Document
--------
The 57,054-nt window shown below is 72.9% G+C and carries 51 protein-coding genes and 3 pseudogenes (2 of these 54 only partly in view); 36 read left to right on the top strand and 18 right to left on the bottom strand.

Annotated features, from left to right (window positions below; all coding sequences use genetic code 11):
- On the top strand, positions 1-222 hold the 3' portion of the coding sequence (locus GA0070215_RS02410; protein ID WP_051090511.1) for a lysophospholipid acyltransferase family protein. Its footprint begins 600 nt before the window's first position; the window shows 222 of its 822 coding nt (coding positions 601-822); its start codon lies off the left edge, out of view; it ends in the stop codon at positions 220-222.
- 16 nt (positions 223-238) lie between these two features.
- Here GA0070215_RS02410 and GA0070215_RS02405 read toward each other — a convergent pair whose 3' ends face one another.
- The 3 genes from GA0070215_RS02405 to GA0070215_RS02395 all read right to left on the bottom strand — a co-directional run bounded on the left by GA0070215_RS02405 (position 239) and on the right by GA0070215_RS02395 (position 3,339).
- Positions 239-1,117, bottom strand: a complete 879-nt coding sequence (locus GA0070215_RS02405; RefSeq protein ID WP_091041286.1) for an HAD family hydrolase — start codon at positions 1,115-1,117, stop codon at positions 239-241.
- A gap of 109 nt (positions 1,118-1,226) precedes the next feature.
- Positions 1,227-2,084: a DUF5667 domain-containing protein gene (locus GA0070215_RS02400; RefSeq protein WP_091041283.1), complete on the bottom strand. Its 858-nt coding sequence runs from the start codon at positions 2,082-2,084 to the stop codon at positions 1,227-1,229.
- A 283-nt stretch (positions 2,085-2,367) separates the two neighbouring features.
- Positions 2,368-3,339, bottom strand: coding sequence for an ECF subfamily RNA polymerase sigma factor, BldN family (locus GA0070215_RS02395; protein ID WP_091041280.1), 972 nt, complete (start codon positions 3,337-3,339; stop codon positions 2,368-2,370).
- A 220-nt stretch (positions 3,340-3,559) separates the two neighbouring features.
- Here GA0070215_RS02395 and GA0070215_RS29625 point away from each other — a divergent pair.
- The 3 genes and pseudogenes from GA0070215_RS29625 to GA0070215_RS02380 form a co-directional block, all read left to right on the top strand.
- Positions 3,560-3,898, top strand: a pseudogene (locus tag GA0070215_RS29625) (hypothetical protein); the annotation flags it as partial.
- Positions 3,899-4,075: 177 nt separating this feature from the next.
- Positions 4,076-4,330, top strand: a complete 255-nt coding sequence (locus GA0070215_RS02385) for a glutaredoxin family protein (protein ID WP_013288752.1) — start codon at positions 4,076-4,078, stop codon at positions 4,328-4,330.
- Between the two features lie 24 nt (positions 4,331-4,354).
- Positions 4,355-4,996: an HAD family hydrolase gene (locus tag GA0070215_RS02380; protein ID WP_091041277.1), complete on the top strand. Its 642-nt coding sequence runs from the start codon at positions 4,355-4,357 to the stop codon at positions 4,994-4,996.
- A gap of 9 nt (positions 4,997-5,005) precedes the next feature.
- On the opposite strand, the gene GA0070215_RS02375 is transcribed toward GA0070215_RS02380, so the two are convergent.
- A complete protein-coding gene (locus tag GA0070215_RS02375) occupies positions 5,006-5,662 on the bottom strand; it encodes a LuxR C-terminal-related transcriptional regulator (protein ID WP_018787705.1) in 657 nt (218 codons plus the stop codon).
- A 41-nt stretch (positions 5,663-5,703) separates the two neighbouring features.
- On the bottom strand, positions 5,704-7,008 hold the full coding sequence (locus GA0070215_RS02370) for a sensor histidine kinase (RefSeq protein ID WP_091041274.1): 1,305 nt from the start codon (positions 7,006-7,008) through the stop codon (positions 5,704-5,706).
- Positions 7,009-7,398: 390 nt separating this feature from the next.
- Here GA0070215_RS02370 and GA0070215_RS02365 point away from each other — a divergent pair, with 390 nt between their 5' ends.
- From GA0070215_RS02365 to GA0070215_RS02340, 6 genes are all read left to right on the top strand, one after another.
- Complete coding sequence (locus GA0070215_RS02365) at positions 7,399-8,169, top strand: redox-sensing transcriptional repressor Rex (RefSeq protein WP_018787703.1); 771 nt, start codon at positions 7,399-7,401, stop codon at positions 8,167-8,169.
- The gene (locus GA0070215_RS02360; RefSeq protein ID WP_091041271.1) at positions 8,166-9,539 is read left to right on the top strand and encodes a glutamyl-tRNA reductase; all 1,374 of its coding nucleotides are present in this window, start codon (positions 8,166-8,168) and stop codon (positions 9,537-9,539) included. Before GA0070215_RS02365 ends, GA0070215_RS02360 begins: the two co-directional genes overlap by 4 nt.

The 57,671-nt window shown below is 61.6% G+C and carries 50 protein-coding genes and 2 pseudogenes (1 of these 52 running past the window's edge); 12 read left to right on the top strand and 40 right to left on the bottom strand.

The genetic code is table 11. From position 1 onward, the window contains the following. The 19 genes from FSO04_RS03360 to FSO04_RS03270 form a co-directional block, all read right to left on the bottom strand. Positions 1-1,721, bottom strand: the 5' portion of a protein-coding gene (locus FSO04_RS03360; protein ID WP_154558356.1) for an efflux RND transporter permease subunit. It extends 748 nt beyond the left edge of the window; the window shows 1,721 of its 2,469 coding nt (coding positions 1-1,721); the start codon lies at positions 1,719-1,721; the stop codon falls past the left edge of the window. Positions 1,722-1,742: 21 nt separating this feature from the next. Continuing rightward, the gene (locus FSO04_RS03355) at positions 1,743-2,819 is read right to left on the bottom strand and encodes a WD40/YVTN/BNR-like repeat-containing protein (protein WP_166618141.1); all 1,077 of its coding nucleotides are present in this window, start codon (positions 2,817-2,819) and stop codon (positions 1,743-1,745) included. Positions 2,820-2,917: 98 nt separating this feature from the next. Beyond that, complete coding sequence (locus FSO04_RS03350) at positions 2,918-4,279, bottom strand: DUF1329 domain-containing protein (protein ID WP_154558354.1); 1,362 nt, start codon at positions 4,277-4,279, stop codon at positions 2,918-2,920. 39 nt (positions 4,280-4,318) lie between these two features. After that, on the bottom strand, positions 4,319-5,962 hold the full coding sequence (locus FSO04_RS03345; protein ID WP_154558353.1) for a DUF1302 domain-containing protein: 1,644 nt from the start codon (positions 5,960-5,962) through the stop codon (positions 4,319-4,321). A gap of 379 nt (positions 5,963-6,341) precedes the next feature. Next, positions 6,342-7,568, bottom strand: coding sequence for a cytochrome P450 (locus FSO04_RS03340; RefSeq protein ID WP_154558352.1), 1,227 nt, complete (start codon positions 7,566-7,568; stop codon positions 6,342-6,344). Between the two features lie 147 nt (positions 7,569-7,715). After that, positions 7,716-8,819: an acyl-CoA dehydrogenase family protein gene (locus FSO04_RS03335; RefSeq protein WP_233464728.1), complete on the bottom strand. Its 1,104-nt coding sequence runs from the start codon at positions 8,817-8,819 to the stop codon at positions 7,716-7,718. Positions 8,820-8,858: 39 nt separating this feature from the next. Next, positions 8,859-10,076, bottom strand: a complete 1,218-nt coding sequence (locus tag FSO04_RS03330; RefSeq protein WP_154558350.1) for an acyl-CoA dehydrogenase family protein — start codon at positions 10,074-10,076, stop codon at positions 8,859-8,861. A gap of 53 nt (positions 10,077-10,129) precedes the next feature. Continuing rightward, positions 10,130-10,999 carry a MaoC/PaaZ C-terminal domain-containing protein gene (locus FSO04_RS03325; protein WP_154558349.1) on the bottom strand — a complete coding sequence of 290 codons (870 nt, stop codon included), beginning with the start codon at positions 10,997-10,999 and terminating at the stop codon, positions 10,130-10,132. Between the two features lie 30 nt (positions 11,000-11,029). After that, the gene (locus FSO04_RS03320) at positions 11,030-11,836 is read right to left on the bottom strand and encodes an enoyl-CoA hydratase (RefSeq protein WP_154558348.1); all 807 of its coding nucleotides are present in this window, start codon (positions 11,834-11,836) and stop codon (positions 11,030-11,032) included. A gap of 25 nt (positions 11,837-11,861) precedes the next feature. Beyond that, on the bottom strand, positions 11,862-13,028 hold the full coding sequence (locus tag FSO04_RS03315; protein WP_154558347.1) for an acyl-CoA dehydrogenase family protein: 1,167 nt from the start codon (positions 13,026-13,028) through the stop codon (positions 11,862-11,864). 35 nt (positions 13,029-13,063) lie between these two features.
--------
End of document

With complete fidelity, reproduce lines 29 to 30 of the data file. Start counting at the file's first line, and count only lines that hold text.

- The gene (locus GA0070215_RS02360; RefSeq protein ID WP_091041271.1) at positions 8,166-9,539 is read left to right on the top strand and encodes a glutamyl-tRNA reductase; all 1,374 of its coding nucleotides are present in this window, start codon (positions 8,166-8,168) and stop codon (positions 9,537-9,539) included. Before GA0070215_RS02365 ends, GA0070215_RS02360 begins: the two co-directional genes overlap by 4 nt.

The 57,671-nt window shown below is 61.6% G+C and carries 50 protein-coding genes and 2 pseudogenes (1 of these 52 running past the window's edge); 12 read left to right on the top strand and 40 right to left on the bottom strand.